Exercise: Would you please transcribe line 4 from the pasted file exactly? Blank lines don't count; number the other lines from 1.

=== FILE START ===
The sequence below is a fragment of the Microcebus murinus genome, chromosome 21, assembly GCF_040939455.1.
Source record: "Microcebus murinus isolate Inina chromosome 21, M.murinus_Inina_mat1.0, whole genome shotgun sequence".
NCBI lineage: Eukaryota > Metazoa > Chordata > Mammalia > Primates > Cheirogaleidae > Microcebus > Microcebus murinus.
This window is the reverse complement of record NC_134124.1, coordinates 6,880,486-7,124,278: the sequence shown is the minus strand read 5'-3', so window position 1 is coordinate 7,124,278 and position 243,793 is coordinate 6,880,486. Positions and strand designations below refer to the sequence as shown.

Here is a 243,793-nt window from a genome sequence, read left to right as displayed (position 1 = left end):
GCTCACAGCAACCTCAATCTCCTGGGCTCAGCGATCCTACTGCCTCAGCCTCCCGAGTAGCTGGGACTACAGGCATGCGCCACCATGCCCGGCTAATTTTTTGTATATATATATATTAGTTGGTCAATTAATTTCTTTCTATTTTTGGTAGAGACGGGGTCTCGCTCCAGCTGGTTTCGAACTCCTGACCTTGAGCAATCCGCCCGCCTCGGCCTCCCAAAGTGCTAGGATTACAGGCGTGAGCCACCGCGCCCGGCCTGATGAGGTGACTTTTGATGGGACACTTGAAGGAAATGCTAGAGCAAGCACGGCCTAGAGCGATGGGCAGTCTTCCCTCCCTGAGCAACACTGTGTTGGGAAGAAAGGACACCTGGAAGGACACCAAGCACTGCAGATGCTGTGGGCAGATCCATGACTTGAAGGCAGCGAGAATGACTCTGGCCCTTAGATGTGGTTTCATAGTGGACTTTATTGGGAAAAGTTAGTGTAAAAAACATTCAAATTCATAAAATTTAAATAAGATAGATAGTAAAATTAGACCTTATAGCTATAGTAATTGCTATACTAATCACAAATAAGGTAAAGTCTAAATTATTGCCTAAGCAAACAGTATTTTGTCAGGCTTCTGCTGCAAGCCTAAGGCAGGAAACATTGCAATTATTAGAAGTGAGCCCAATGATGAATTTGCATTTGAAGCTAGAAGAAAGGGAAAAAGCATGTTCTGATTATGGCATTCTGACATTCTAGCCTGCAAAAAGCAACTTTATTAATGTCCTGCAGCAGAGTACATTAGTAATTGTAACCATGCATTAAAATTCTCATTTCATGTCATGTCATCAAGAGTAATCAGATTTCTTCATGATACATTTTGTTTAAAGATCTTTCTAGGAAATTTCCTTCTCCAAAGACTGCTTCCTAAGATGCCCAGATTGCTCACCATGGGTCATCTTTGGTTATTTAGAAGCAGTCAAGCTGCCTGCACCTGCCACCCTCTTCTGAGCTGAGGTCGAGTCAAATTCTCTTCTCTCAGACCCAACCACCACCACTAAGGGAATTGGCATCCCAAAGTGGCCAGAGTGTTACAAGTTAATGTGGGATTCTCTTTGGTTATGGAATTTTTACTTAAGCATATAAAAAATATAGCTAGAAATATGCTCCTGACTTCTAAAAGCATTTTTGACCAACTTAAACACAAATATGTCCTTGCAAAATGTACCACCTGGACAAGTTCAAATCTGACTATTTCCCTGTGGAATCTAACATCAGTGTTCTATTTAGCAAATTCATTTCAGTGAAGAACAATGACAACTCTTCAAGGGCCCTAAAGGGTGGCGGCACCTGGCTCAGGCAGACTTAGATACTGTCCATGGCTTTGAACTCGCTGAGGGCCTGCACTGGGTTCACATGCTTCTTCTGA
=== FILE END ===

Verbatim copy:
This window is the reverse complement of record NC_134124.1, coordinates 6,880,486-7,124,278: the sequence shown is the minus strand read 5'-3', so window position 1 is coordinate 7,124,278 and position 243,793 is coordinate 6,880,486. Positions and strand designations below refer to the sequence as shown.